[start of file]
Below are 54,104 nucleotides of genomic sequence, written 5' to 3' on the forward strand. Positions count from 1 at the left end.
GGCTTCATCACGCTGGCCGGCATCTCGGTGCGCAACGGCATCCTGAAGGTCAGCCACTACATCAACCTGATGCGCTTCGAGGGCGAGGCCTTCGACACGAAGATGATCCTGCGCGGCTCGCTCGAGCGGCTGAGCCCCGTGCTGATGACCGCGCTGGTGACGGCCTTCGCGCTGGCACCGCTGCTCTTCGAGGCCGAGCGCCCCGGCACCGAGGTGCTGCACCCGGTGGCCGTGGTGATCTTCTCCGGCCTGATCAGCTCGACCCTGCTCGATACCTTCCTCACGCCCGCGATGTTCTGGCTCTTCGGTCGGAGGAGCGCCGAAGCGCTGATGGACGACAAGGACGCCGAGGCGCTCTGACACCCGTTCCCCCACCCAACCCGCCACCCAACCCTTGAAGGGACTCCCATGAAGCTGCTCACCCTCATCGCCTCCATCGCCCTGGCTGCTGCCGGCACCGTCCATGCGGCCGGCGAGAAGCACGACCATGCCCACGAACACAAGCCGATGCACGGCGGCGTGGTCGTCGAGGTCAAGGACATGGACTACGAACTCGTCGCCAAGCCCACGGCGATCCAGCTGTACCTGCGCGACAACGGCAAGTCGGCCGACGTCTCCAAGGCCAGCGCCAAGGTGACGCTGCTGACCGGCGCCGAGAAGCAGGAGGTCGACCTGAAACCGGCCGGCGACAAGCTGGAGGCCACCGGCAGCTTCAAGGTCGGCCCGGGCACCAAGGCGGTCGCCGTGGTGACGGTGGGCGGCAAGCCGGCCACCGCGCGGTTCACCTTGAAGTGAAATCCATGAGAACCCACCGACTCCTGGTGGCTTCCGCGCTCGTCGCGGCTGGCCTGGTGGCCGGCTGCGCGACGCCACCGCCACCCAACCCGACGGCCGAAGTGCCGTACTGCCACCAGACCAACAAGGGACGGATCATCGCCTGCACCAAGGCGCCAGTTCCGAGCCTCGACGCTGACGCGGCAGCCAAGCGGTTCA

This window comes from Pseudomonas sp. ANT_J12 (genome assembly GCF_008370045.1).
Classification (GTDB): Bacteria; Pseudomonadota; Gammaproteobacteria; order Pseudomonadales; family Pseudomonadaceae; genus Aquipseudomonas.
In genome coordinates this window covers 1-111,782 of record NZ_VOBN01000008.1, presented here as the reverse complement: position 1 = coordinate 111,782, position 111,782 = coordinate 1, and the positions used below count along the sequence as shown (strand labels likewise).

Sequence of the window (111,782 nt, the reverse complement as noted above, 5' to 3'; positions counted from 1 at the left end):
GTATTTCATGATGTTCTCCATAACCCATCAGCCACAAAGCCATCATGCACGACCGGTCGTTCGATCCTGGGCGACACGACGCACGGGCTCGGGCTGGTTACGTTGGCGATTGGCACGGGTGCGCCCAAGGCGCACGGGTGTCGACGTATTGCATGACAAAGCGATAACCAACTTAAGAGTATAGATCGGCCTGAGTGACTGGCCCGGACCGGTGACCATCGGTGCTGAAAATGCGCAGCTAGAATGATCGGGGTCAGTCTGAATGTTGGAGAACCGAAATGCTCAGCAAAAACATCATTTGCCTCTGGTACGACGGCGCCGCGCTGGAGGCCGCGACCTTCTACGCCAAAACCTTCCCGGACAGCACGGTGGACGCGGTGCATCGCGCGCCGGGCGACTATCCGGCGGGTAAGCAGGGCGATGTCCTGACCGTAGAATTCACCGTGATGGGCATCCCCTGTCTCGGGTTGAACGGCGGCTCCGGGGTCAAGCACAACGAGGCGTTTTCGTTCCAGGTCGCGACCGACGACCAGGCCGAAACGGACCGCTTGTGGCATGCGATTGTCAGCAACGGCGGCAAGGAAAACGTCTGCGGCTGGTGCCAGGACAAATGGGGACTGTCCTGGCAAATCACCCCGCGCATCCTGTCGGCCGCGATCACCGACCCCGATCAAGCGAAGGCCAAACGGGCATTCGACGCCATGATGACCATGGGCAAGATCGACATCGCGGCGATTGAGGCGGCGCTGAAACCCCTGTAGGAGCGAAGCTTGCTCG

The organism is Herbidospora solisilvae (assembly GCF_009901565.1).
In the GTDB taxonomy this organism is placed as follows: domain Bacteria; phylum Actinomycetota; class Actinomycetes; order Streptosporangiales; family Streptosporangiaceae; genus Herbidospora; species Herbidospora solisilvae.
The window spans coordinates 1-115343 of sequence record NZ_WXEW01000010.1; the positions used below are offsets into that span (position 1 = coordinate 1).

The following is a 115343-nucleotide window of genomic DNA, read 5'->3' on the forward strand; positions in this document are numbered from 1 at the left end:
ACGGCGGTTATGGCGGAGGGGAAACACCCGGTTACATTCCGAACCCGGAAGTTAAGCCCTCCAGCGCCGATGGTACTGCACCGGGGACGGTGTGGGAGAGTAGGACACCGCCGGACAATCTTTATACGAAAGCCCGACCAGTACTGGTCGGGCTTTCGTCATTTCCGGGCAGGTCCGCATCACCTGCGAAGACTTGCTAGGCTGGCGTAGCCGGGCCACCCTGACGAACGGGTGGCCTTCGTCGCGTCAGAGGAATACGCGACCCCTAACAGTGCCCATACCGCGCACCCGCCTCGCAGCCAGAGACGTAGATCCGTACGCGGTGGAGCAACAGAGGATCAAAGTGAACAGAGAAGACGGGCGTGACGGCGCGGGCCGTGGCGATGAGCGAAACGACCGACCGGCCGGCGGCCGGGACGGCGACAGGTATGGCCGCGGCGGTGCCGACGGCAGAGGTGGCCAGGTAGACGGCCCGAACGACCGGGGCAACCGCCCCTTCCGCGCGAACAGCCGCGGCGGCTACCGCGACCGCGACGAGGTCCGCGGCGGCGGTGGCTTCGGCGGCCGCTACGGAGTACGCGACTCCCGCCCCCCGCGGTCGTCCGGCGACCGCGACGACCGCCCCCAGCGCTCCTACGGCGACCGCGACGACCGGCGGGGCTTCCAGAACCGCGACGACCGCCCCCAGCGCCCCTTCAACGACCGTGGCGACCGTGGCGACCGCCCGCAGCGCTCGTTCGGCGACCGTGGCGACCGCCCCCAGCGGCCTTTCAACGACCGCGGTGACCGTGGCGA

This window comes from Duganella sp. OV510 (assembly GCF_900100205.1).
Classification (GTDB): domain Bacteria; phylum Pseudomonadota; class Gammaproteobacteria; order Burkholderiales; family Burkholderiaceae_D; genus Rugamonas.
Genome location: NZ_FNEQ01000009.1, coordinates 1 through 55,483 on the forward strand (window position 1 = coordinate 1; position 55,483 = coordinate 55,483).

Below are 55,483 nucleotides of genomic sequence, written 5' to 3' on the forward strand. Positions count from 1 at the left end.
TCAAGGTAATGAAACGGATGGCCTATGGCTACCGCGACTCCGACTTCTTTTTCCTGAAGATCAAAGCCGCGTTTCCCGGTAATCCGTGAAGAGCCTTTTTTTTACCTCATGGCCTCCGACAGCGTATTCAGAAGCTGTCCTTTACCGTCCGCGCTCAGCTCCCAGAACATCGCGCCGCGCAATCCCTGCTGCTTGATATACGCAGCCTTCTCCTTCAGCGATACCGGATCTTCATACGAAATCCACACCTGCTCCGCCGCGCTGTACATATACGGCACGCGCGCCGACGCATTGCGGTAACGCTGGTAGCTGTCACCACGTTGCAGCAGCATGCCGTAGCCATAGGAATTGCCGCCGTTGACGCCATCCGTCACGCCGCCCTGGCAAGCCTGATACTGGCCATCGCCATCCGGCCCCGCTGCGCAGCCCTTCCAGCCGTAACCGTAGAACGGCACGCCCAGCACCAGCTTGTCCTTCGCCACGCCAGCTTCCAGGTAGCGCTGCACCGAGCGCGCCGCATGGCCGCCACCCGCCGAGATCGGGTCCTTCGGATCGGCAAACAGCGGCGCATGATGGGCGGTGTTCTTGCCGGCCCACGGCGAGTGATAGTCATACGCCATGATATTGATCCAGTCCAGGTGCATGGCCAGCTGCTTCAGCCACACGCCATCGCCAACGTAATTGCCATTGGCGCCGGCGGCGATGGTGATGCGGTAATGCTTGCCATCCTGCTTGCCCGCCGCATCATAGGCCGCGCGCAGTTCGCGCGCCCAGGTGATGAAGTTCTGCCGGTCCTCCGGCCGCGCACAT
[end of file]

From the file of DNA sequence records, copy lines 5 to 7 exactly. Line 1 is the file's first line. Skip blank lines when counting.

In genome coordinates this window covers 1-111,782 of record NZ_VOBN01000008.1, presented here as the reverse complement: position 1 = coordinate 111,782, position 111,782 = coordinate 1, and the positions used below count along the sequence as shown (strand labels likewise).

Sequence of the window (111,782 nt, the reverse complement as noted above, 5' to 3'; positions counted from 1 at the left end):
GTATTTCATGATGTTCTCCATAACCCATCAGCCACAAAGCCATCATGCACGACCGGTCGTTCGATCCTGGGCGACACGACGCACGGGCTCGGGCTGGTTACGTTGGCGATTGGCACGGGTGCGCCCAAGGCGCACGGGTGTCGACGTATTGCATGACAAAGCGATAACCAACTTAAGAGTATAGATCGGCCTGAGTGACTGGCCCGGACCGGTGACCATCGGTGCTGAAAATGCGCAGCTAGAATGATCGGGGTCAGTCTGAATGTTGGAGAACCGAAATGCTCAGCAAAAACATCATTTGCCTCTGGTACGACGGCGCCGCGCTGGAGGCCGCGACCTTCTACGCCAAAACCTTCCCGGACAGCACGGTGGACGCGGTGCATCGCGCGCCGGGCGACTATCCGGCGGGTAAGCAGGGCGATGTCCTGACCGTAGAATTCACCGTGATGGGCATCCCCTGTCTCGGGTTGAACGGCGGCTCCGGGGTCAAGCACAACGAGGCGTTTTCGTTCCAGGTCGCGACCGACGACCAGGCCGAAACGGACCGCTTGTGGCATGCGATTGTCAGCAACGGCGGCAAGGAAAACGTCTGCGGCTGGTGCCAGGACAAATGGGGACTGTCCTGGCAAATCACCCCGCGCATCCTGTCGGCCGCGATCACCGACCCCGATCAAGCGAAGGCCAAACGGGCATTCGACGCCATGATGACCATGGGCAAGATCGACATCGCGGCGATTGAGGCGGCGCTGAAACCCCTGTAGGAGCGAAGCTTGCTCG